Welcome to The Drop, Refinery29's home for music video premieres. We want to shine the spotlight on women artists whose music inspires, excites, and (literally) moves us. This is where we'll champion their voices.
Authenticity. It's a word that comes up often in conversation with the Ivana and Jessica Nwokike, but only because it's the driving force of everything that they do. As two halves of R&B sensation VanJess, the sisters have been constantly striving towards being their authentic selves from the moment that we first met them in their first video, a wholesome acappella cover of Mariah Carey's 2009 Eminem diss track "Obsessed." In a time long before making content on YouTube was a full-time job or TikTokers were able to get record deals, the bright-eyed pair excitedly uploaded the content without any pretense or expectations. They truly just wanted to sing.
Years later, their intentions haven't changed. Even though their platform has grown exponentially, and they're now major league artists signed to Keep Cool/RCA Records, the duo is still very much all about keeping things as real as possible. Their most recent releases speak to their commitment to remaining genuine through it, with visuals for songs like "Honeywheat" and "Come Over" subtly paying tribute to their deep rooted Nigerian culture via early 2000s-Nollywood inspired aesthetics and fashions — think original babes Genevieve Nnaji and Tonto Dikeh — courtesy of the organic synergy they have with celebrity stylist and fellow Nigerian Ugo Mozie.
New single "Caught Up" (featuring talented Brooklyn music collective Phony PPL) follows in that same vein. One of the songs on the newly released EP Homegrown, the track sees VanJess injecting the glittering disco elements that they grew up on with their natural R&B sensibilities, resulting in a groovy song that is sonically refreshingly but still very much true to their core sound. The accompanying visual, premiering right here on Refinery29, places VanJess at their most luxe thus far — colorful, sparkling, and glamorous.
Ahead, the sisters sit down with Refinery29 for a Zoom conversation about finding inspiration in their heritage and the winding road that led them to Homegrown.
Refinery29: It's a weird time to be making and releasing music given everything going on. Have you found that your creativity has been affected during the pandemic?
Jessica: "It's been in waves, I think. Because we holed up with our family and stayed away from the noise, our creativity wasn't really as impacted as it could have been. Being a duo and not having to be alone in your own world also helped for sure, and we've been able to still be creative as a result."
Ivana: "It's a really good time to be making music because people need something to uplift them. That's why we really wanted to get [Homegrown] out to the people right now — the whole project is about feel-good vibes. I hope and pray that people can feel the light and the energy that we put into it and heal."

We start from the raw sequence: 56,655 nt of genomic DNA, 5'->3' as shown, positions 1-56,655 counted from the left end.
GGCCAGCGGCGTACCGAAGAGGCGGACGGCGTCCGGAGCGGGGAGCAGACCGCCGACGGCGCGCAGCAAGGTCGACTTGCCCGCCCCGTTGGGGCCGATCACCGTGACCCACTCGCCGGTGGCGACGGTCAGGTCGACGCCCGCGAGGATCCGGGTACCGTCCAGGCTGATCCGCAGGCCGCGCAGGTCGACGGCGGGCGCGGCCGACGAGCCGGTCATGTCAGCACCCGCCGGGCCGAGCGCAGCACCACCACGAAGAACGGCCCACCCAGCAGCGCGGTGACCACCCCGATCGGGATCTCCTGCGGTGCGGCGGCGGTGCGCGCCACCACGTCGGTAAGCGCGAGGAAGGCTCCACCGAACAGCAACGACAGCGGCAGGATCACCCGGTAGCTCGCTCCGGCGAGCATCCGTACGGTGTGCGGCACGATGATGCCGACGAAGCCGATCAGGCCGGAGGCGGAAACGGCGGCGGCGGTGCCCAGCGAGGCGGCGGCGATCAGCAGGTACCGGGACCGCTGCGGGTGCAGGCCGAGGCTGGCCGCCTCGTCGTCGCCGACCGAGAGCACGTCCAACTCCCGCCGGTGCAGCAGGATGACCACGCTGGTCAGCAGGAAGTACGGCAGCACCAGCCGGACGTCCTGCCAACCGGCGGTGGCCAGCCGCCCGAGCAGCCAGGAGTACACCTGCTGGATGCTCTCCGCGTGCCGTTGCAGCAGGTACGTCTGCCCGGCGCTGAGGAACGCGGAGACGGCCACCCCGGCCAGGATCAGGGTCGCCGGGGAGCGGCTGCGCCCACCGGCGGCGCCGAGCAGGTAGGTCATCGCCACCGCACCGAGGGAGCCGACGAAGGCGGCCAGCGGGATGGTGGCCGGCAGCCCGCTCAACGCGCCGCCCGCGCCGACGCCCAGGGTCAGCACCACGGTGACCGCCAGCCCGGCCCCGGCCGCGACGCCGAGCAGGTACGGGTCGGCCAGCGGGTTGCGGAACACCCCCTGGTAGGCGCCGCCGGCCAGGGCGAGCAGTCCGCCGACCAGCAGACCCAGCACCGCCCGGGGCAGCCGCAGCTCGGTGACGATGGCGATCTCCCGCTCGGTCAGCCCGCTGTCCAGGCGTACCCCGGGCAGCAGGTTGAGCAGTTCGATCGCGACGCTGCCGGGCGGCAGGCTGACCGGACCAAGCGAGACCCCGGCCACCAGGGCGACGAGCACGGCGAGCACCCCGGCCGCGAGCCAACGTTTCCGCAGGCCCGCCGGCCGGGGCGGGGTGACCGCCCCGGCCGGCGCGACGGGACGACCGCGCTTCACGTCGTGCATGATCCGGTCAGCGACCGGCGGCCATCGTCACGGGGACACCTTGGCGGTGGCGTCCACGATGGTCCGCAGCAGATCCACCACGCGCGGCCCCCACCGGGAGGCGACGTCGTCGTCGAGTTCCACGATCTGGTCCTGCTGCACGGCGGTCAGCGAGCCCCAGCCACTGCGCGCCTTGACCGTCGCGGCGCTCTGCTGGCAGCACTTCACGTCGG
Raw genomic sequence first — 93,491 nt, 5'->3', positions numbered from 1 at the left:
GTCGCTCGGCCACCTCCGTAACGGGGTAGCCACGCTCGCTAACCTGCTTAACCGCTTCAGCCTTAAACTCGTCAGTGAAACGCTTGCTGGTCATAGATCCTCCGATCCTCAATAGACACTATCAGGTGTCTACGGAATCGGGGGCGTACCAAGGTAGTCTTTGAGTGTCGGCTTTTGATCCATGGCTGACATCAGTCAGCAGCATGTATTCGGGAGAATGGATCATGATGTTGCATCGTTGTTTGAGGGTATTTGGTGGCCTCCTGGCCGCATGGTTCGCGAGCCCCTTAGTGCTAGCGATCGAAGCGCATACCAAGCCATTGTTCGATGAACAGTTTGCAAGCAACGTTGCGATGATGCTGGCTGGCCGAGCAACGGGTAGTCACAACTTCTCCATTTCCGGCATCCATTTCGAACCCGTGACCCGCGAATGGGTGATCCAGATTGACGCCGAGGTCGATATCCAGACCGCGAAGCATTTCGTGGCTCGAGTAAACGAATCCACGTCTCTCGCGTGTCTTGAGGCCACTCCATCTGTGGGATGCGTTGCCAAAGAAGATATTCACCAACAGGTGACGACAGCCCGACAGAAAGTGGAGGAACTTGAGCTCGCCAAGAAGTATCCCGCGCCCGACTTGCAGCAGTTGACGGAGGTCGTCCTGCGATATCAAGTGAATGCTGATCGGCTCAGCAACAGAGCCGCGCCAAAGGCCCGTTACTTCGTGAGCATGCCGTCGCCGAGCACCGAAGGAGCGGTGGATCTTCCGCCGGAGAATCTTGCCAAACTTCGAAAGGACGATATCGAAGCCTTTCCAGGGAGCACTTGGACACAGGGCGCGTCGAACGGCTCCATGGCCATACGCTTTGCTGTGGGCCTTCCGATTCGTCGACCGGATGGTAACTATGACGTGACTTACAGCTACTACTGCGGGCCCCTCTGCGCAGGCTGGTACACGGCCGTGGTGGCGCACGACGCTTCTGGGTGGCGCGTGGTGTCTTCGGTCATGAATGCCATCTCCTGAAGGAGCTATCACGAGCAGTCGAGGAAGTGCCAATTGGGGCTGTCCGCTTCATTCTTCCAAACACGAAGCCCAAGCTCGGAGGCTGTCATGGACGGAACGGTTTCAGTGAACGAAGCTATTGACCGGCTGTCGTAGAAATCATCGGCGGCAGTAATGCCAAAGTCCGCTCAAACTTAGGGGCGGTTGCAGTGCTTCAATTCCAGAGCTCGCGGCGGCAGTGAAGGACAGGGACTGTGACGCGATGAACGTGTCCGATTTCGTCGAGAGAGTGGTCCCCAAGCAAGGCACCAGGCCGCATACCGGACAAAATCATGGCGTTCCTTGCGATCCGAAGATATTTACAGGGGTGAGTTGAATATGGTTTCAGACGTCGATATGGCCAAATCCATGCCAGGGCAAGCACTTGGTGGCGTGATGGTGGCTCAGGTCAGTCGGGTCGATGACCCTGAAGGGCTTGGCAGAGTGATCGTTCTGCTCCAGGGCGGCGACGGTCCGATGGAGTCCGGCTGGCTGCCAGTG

Your first major project, Silk Canvas, was released three years ago to critical acclaim. Was it hard to get back in the studio to try and capture that same success for Homegrown?
Ivana: "After we'd dropped Silk Canvas, we were also going through different things, and those experiences were organically creating the music as well. We were just in the studio constantly and preparing to drop a particular project which wasn't the EP that we're releasing now. But, the pandemic sort of switched everything up, and we didn't feel like the songs we'd prepared were for the moment, so we just held off. Life happened."
"We shared our first single 'Come Over' — a song that we'd written in 2016 as just an acoustic — on Twitter and on Instagram just to give the people something, and then made a project out of it. And we just had a bunch of other songs that we've created over the last few years, so it was just full circle."
Jessica: "It's crazy because the pandemic made us go back to the music we had created and rethink what we wanted to put into the world right now. There were a lot of records that we low-key slept on and a few that we had just recorded right before everything went crazy, so it just made sense."
Let's talk "Caught Up." How exactly did the single come about? And please spill the tea on the Donna Summers-inspired fashions in the video.
Jessica: "It was 2016, and we did this session with Pomo — the first session we did. And in our minds, we was like this is our chance, we are not wasting this opportunity! The lyrics came easily at the time and it just flowed out. But then it didn't come out for years because Pomo said he was using it for his project, and it never saw the light of day! So later, we were able to get Elbee and Phony PPL involved, and that just took the song to a whole other level."
Ivana: "For the styling, we already had a vision. We're natural, so we're keeping our hair the way it is. We're touching on 70s hairstyles and fashions but still keeping it within our culture without necessarily trying to be too trendy. So when we first met Ugo (our stylist), the timing was perfect because we knew what we were trying to say and showcase to the world, and it was easy because our ideas just aligned. It was just a beautiful collaboration."
You guys were actually among the early innovators of this modern wave of R&B music. How does it feel to see finally things come together after years of creating and flying under the radar?
Ivana: "I don't want people to get confused about Jess and I — this is who we've always been. It just doesn't work if you don't know who you are."
Jessica: "And that's so powerful because, as Nigerian-Americans, this path is not the one that we're told to take. Even now, as we're not even necessarily represented in music and especially in R&B, it means a lot for us to be able to say, 'Hey, we're Nigerian' just so that our community sees that."
This interview has been condensed and edited for clarity.